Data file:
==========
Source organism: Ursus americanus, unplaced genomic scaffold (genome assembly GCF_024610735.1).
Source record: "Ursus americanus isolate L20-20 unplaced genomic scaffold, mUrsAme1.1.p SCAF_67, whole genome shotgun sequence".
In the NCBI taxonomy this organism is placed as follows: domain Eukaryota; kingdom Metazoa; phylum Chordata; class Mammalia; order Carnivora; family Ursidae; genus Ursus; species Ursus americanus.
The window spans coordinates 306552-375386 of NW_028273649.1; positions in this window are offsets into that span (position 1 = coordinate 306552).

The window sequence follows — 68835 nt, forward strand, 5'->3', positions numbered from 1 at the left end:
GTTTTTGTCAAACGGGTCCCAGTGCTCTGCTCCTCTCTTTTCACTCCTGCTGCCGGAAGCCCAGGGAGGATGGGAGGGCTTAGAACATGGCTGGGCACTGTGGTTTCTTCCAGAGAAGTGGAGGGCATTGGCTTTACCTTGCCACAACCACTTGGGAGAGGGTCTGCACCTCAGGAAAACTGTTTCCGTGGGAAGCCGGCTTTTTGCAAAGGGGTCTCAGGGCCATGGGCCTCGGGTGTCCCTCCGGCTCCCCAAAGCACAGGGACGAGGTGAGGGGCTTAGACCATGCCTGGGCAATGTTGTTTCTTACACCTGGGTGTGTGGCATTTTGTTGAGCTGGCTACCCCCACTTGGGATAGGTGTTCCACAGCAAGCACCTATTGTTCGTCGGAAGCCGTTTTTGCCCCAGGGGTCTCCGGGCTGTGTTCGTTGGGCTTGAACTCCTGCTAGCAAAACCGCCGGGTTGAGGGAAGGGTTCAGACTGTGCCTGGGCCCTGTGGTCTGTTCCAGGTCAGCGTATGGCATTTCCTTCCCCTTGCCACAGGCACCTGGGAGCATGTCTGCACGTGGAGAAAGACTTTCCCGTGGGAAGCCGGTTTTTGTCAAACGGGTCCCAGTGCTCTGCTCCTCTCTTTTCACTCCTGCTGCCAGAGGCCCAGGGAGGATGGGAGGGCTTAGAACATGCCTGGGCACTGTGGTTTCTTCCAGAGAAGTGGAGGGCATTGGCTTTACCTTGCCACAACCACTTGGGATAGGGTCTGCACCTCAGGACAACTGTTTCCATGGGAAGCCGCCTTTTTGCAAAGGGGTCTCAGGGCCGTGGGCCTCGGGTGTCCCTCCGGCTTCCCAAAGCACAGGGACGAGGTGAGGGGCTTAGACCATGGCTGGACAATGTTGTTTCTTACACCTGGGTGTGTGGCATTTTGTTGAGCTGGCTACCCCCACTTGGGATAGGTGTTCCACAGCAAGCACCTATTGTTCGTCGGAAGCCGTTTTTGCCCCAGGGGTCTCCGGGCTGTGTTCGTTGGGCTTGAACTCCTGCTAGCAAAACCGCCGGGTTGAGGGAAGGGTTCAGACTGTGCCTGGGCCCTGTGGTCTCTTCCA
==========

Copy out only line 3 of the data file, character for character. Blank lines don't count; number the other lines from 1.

In the NCBI taxonomy this organism is placed as follows: domain Eukaryota; kingdom Metazoa; phylum Chordata; class Mammalia; order Carnivora; family Ursidae; genus Ursus; species Ursus americanus.